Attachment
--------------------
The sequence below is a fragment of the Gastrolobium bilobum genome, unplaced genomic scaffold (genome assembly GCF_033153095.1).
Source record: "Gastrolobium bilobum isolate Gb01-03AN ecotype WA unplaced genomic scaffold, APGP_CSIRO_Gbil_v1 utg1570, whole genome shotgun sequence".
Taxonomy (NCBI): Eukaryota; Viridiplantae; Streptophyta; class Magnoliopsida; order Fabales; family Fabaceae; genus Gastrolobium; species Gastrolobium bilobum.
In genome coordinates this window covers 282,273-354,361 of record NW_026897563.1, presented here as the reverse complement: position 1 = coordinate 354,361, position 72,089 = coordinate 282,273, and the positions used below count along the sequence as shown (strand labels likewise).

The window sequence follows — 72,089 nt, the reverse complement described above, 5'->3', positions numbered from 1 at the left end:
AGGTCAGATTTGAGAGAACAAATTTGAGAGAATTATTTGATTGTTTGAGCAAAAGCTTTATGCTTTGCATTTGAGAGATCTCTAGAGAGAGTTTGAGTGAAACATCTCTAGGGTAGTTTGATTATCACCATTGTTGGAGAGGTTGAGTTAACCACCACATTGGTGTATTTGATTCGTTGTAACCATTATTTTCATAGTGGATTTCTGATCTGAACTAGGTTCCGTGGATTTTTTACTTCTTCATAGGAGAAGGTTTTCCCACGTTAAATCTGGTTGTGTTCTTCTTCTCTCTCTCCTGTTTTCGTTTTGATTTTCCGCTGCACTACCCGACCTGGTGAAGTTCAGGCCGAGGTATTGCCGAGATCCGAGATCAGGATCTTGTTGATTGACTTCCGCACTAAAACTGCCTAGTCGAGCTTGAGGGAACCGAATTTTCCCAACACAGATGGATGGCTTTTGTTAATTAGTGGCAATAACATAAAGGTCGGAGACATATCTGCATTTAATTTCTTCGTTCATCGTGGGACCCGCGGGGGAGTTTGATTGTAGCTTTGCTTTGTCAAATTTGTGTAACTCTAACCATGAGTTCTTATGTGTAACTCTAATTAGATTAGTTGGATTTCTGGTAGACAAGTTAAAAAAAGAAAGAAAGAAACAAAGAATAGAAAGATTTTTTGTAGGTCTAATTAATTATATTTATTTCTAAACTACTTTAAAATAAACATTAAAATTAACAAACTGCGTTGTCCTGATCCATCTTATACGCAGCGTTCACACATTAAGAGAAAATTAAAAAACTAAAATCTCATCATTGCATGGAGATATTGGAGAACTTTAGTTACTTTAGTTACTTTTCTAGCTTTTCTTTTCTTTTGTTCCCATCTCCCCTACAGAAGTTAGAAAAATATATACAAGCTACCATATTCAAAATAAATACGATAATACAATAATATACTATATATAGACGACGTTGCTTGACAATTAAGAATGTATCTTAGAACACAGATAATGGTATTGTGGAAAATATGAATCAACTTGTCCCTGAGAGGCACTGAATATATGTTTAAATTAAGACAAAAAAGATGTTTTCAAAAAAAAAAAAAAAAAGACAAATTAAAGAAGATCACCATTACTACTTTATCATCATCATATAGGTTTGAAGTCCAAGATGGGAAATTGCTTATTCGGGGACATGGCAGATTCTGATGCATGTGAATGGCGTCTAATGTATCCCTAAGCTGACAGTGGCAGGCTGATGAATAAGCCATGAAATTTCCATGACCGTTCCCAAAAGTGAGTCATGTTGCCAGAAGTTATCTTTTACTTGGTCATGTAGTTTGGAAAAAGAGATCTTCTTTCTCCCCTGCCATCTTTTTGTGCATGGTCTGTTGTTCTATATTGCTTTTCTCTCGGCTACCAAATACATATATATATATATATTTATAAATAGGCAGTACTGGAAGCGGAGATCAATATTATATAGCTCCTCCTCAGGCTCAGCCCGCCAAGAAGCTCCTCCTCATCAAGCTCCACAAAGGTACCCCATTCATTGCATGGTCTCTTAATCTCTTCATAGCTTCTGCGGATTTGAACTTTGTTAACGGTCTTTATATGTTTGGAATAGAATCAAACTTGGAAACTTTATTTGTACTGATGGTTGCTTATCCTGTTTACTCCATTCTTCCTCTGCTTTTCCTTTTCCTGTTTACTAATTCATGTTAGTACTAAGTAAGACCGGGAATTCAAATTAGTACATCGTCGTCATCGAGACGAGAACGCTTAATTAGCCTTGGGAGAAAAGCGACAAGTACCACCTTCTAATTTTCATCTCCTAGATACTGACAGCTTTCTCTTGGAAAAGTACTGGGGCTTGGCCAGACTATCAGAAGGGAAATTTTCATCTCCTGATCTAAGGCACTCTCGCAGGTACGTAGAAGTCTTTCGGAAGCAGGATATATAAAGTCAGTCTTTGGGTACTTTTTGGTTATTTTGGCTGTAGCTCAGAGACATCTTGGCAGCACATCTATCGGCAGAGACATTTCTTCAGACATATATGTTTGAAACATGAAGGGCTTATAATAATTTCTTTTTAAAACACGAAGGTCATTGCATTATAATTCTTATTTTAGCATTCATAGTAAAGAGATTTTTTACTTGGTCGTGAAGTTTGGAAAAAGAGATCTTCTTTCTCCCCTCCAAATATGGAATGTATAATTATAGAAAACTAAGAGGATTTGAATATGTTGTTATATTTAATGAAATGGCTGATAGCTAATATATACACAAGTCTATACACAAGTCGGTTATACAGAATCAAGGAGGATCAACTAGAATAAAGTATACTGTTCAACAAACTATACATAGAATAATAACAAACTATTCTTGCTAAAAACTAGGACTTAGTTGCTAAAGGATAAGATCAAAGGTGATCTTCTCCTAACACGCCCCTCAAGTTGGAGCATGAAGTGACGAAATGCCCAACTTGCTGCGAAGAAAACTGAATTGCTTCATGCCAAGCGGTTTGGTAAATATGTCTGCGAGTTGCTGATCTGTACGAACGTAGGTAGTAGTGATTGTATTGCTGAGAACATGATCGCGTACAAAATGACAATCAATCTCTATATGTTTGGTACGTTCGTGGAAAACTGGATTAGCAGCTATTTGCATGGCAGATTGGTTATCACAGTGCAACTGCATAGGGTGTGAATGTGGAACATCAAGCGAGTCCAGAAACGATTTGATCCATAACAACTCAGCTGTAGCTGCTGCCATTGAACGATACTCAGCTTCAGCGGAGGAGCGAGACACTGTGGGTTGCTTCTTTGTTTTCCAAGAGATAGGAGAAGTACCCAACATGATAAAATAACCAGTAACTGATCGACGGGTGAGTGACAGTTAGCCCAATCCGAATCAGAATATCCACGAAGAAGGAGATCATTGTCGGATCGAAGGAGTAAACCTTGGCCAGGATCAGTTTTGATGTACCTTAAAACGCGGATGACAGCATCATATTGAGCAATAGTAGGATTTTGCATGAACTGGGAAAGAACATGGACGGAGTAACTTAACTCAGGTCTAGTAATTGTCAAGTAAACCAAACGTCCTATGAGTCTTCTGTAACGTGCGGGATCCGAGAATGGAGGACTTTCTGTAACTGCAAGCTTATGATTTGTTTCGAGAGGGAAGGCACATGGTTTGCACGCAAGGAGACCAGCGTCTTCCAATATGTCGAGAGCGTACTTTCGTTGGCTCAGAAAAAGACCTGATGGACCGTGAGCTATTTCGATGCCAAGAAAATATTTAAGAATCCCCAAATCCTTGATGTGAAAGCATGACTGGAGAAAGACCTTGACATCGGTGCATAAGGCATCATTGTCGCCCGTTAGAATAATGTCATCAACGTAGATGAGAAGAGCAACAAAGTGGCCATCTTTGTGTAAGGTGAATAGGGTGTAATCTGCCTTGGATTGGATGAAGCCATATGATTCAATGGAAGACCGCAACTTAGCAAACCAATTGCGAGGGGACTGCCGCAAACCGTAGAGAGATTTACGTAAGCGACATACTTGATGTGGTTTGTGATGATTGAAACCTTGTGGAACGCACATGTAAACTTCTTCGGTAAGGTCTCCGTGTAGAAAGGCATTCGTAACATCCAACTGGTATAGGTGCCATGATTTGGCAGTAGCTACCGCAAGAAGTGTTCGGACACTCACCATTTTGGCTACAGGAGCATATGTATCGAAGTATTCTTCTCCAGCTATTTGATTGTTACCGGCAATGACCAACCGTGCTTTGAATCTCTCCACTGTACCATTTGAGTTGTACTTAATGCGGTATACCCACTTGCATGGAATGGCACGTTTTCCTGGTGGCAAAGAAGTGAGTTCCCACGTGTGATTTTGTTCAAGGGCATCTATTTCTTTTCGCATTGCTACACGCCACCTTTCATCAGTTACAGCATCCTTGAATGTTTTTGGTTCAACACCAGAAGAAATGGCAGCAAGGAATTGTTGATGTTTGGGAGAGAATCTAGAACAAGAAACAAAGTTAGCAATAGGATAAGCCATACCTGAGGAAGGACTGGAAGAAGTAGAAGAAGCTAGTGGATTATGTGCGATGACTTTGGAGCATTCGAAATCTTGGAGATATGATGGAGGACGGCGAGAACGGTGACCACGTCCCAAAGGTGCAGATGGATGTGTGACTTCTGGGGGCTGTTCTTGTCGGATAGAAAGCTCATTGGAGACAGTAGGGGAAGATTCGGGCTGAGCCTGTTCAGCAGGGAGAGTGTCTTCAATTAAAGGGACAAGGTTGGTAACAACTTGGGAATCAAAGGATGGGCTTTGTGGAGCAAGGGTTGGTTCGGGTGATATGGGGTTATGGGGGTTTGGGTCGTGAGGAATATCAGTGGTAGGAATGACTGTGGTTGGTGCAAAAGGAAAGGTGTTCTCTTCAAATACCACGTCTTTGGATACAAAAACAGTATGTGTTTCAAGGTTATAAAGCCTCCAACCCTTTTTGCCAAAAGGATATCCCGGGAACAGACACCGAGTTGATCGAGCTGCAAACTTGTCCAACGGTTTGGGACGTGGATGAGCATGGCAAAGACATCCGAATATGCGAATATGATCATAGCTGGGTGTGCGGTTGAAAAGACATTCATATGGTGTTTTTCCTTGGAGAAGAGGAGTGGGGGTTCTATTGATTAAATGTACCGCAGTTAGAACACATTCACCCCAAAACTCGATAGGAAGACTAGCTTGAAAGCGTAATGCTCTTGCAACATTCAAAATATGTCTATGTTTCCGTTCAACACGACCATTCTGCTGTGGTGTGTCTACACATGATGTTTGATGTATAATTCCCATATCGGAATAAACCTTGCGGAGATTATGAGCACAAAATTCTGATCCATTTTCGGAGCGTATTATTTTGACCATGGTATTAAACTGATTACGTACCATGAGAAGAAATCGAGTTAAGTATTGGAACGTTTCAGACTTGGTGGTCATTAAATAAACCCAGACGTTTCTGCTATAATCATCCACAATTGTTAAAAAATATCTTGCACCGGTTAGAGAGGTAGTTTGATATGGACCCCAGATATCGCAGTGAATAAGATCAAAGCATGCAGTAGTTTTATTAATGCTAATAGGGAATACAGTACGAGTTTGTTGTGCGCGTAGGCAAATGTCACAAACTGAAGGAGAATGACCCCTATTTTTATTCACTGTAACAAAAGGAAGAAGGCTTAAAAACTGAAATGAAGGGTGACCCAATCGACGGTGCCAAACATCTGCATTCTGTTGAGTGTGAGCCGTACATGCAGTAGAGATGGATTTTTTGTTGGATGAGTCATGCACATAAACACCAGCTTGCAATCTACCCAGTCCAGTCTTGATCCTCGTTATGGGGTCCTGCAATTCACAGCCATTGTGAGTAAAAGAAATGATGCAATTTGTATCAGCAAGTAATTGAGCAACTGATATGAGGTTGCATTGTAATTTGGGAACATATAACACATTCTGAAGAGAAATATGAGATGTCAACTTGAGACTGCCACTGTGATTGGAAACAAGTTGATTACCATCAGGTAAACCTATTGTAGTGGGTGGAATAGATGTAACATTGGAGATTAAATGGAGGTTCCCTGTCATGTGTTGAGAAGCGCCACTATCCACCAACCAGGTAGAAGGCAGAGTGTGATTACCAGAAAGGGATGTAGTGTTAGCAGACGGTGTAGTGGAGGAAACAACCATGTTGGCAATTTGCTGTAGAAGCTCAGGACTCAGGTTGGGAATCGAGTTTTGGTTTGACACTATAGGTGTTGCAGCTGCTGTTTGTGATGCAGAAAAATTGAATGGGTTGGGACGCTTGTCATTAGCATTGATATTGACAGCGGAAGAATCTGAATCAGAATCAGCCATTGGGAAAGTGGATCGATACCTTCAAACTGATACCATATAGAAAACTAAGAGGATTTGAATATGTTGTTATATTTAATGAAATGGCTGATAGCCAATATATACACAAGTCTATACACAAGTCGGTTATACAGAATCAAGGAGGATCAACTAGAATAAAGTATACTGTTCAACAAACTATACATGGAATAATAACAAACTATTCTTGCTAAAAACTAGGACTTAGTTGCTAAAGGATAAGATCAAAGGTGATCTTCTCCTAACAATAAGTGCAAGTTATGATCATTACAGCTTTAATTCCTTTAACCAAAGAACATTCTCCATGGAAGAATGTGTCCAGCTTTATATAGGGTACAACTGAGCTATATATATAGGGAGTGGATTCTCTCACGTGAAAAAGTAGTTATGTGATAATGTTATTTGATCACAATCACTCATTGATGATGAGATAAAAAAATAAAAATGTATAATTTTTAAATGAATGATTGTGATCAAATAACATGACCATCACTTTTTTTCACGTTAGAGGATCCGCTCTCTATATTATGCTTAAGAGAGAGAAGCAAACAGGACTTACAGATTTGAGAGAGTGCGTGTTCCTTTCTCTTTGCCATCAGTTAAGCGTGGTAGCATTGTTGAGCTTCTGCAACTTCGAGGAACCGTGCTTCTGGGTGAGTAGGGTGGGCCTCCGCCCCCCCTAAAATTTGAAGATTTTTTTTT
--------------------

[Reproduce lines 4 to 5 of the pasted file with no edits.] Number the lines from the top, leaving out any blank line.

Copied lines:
In genome coordinates this window covers 282,273-354,361 of record NW_026897563.1, presented here as the reverse complement: position 1 = coordinate 354,361, position 72,089 = coordinate 282,273, and the positions used below count along the sequence as shown (strand labels likewise).

The window sequence follows — 72,089 nt, the reverse complement described above, 5'->3', positions numbered from 1 at the left end: